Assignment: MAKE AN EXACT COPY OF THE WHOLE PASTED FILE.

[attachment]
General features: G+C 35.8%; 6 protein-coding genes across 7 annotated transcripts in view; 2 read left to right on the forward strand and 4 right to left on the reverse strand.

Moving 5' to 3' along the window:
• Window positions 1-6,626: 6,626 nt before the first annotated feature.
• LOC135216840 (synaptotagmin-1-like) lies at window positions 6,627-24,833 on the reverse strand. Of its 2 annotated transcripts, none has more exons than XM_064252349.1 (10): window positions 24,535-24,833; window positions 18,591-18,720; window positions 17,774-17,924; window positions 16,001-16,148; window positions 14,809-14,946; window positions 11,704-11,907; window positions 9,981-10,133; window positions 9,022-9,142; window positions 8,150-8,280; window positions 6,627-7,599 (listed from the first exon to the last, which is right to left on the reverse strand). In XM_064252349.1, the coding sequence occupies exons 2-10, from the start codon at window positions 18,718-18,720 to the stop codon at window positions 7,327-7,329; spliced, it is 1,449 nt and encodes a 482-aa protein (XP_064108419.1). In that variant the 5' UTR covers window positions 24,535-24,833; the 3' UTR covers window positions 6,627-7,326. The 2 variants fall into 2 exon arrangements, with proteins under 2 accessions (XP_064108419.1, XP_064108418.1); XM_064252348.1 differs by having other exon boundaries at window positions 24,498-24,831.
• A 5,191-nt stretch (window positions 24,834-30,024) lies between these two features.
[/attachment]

General features: G+C 35.8%; 6 protein-coding genes across 7 annotated transcripts in view; 2 read left to right on the forward strand and 4 right to left on the reverse strand.

Moving 5' to 3' along the window:
• Window positions 1-6,626: 6,626 nt before the first annotated feature.
• LOC135216840 (synaptotagmin-1-like) lies at window positions 6,627-24,833 on the reverse strand. Of its 2 annotated transcripts, none has more exons than XM_064252349.1 (10): window positions 24,535-24,833; window positions 18,591-18,720; window positions 17,774-17,924; window positions 16,001-16,148; window positions 14,809-14,946; window positions 11,704-11,907; window positions 9,981-10,133; window positions 9,022-9,142; window positions 8,150-8,280; window positions 6,627-7,599 (listed from the first exon to the last, which is right to left on the reverse strand). In XM_064252349.1, the coding sequence occupies exons 2-10, from the start codon at window positions 18,718-18,720 to the stop codon at window positions 7,327-7,329; spliced, it is 1,449 nt and encodes a 482-aa protein (XP_064108419.1). In that variant the 5' UTR covers window positions 24,535-24,833; the 3' UTR covers window positions 6,627-7,326. The 2 variants fall into 2 exon arrangements, with proteins under 2 accessions (XP_064108419.1, XP_064108418.1); XM_064252348.1 differs by having other exon boundaries at window positions 24,498-24,831.
• A 5,191-nt stretch (window positions 24,834-30,024) lies between these two features.